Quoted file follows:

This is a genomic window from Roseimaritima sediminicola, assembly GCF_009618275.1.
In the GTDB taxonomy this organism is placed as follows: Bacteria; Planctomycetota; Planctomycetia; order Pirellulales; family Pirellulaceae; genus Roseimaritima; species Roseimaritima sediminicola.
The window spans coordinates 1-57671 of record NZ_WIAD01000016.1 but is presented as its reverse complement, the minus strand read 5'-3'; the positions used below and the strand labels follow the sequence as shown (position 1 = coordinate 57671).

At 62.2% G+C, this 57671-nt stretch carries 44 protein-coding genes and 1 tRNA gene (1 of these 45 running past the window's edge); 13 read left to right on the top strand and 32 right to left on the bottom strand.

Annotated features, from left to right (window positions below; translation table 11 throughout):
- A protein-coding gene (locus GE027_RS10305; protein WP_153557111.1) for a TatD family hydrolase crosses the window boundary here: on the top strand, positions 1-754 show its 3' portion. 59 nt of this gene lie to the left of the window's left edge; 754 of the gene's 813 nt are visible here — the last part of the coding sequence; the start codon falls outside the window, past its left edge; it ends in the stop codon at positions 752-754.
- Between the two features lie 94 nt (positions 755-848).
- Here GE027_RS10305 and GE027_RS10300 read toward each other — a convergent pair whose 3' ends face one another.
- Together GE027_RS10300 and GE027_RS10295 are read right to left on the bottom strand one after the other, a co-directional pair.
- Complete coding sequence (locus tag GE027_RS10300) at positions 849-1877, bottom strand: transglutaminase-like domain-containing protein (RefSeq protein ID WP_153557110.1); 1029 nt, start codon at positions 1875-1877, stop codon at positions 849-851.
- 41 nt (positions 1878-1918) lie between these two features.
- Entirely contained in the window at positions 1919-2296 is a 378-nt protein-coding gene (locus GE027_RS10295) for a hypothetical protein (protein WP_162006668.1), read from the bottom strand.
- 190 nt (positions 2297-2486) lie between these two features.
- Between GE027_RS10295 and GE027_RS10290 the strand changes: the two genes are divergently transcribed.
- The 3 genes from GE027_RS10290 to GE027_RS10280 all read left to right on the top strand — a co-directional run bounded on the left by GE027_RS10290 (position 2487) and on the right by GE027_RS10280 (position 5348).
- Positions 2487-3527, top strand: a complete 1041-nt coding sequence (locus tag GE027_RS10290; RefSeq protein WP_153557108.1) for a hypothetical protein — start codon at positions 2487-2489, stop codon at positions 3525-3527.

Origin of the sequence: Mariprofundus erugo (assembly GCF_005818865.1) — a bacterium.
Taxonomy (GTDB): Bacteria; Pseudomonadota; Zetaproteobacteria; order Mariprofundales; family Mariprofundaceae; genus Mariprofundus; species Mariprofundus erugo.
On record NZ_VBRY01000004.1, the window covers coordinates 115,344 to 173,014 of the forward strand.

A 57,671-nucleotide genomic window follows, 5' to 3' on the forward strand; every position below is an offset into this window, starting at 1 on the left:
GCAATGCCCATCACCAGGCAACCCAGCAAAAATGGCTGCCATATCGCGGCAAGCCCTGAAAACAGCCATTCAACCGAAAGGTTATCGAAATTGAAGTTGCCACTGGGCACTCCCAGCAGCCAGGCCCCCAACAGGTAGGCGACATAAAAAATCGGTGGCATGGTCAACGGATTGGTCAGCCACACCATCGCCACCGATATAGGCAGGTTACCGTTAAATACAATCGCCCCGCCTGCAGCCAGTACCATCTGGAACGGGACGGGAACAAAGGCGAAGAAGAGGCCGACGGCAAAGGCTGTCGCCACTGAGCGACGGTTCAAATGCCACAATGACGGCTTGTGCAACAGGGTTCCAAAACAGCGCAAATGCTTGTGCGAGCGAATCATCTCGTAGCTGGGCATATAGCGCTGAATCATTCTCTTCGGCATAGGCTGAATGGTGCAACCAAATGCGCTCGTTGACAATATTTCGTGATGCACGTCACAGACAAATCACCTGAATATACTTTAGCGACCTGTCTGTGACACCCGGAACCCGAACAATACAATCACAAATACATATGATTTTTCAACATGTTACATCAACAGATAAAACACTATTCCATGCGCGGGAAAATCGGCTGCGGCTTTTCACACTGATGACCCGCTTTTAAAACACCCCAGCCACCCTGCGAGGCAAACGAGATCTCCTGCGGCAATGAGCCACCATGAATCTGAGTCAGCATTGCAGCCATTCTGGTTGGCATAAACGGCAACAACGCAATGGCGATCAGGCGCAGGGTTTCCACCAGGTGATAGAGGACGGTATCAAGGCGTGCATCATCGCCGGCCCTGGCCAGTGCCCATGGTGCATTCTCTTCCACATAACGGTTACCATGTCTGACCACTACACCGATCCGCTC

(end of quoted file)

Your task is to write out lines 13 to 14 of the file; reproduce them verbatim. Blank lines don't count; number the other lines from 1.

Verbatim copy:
- 190 nt (positions 2297-2486) lie between these two features.
- Between GE027_RS10295 and GE027_RS10290 the strand changes: the two genes are divergently transcribed.